Management of high risk pregnancy - Mares with a history of abortion, early delivery, premature foals, or weak foals should be considered a high risk pregnancy. We monitor these mares starting at 7 months of gestation to identify problems and treat them before you lose a foal.
Vaccination's for the Pregnant Mare - At Conley and Koontz we believe that mares should be vaccinated to prevent: herpesvirus, rotavirus, eastern equine encephalitis, western equine encephalitis, tetanus toxiod, influenza, potomac horse fever, rabies, west nile virus, and strep equi. We can help design an effective vaccination program for your mare. We can help implement the program using our staff to administer vaccines or we can drop off vaccines for you to give at the appropriate time.
Management of Parturition (foaling) - In our hospital we have several heated foaling stalls with cameras installed to monitor foaling. We also use a Foal Alert System, milk calcium testing, and ultrasound to monitor impending parturition so that a veterinarian can be there to attend and assist in delivery of your foal. If the foal is not able to be delivered vaginally our surgical suite is across the aisle for immediate cesarean section. Always remember, if foaling complications occur, time is the most important factor in a positive outcome.
The Neonatal Foal
All foals should be seen 24 to 48 hours after birth - The first few days in a foals life can be the most important. All maternal antibodies are absorbed thru the colostrum in the first 24 hours of life. The newborn foal is particularly susceptible to: septicemia, pneumonia, colic, rupture of the bladder, genetic disorders, neurologic disease, diarrhea, and failure of passive transfer. It is imperative that a veterinarian examine your foal to identify medical issues and perform blood work in this dangerous period of life.
Emergency neonatal intensive care - If your foal is not acting normally or is sick it is an emergency; call Conley and Koontz Equine Hospital (877-499-9909) immediately. Many foals can be treated on the farm if the medical problem is identified and treated early. Foals that we are not able to treat at the farm can be brought to our hospital for neonatal intensive care. In the hospital we are able to maintain IV fluids, administer plasma, perform lab work, administer medications, administer oxygen, radiograph, and ultrasound to give the intensive care needed for a full recovery.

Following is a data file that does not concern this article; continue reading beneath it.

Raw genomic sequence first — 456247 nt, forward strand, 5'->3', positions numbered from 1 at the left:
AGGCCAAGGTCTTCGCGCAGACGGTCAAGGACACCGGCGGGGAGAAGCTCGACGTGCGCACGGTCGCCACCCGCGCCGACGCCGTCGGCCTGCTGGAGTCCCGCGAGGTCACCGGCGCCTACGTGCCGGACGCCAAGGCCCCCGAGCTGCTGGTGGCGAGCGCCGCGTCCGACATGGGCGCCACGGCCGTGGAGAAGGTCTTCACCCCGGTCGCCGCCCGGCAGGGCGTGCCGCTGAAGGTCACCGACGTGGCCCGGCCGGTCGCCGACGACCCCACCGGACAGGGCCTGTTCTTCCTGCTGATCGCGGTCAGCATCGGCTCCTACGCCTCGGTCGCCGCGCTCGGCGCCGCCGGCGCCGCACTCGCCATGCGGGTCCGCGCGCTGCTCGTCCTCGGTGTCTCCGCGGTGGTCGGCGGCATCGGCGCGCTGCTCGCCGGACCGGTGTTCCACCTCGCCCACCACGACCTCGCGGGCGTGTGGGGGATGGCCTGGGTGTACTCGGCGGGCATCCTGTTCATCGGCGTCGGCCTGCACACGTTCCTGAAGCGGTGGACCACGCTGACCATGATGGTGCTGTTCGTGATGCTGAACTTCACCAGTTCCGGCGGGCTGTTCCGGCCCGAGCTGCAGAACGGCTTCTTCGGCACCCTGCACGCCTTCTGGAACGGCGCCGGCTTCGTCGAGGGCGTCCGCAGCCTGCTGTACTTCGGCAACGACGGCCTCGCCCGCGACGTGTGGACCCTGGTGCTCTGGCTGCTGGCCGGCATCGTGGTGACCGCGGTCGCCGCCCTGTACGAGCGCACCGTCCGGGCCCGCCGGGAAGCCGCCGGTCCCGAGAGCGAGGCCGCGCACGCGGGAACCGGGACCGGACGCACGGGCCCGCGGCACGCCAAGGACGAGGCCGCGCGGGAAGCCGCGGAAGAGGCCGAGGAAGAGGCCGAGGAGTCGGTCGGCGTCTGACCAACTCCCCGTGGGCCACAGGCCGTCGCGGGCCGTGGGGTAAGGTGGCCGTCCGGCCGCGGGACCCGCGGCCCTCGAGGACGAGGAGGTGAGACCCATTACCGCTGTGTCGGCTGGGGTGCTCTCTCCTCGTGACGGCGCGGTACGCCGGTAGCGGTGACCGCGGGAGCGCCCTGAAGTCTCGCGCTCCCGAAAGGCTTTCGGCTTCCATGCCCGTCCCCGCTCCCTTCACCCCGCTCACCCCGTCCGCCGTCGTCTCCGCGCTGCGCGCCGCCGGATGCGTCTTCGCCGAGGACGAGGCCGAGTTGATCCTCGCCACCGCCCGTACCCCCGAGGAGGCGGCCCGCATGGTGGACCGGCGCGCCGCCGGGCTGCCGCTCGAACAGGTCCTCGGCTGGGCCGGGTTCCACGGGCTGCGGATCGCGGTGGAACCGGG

Neonatal surgery - Foals are rarely born with conditions that require surgery. However, some will or will develop conditions that are amenable to surgery. Surgeries that are commonly performed on foals include: umbilical hernia, inguinal hernia, umbilical abscess, patent urachus, or bladder rupture. It is very important that foals born with hernias are inspected daily to ensure that intestine or abdominal organs do not become entrapped within the hernia sac. If this occurs, surgery is almost always an emergency. With our neonatal intensive care program, foals are often taken to surgery and then recovered in one of our intensive care stalls where they can be monitored 24 hours a day until recovery.
Plasma administration - Foals that do not receive at least 800 mg/dl of antibodies from the maternal colostrum in the first 24 hours of life are considered to have failure of passive transfer of antibodies. The majority of these foals will develop septicemia and die. The ones that live will be small, slow to develop, and sickly. Fortunately, if identified, foals with failure of passive transfer of antibodies can be treated with plasma. It is best to treat before the foal develops clinical signs of disease; therefore, have your foal tested in the first few days of life.
Angular limb and flexural deformities - There are a variety of ways we at Conley and Koontz Equine Hospital treat foals with limb deformity. Treatments include: corrective shoeing, splints, shockwave therapy, oxytetracycline, and surgery. The most important factor in a successful outcome is timing of the treatment. Have your foal evaluated in the first several weeks of life. With early intervention we can help develop a plan to correct limb deformity and help your foal grow into a horse with correct conformation.